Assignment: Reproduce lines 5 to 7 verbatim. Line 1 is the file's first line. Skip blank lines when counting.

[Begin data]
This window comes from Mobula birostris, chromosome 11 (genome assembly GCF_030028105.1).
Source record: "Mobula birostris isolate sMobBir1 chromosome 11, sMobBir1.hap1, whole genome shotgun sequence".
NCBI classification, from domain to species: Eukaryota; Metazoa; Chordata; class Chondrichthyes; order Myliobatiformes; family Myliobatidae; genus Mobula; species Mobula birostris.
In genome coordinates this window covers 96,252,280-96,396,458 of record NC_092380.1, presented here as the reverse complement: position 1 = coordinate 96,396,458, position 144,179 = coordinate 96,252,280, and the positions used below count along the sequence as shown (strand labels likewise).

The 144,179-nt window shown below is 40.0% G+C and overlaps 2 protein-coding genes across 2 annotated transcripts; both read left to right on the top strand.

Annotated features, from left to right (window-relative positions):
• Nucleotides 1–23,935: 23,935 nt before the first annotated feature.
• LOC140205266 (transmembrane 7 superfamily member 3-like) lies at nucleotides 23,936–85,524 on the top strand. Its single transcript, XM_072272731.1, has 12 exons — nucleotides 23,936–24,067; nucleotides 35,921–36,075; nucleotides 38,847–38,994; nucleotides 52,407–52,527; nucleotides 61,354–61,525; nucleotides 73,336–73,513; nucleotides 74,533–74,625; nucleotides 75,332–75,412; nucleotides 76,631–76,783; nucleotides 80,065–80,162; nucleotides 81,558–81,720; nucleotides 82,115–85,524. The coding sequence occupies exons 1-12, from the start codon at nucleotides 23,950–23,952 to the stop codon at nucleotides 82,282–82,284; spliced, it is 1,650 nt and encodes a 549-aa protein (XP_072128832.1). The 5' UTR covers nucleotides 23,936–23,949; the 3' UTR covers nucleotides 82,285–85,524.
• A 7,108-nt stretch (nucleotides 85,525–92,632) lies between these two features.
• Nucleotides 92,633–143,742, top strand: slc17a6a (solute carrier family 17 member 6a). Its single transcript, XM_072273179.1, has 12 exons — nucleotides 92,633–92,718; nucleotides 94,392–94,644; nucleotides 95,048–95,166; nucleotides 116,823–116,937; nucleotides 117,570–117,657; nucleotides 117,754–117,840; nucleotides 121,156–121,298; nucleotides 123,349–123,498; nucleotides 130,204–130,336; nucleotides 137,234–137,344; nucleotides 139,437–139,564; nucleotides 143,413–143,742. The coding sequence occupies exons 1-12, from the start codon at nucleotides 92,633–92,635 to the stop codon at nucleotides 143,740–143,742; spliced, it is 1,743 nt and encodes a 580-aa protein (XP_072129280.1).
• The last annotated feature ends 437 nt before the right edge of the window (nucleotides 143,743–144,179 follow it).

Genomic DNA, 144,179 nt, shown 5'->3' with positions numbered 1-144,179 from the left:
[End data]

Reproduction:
The 144,179-nt window shown below is 40.0% G+C and overlaps 2 protein-coding genes across 2 annotated transcripts; both read left to right on the top strand.

Annotated features, from left to right (window-relative positions):
• Nucleotides 1–23,935: 23,935 nt before the first annotated feature.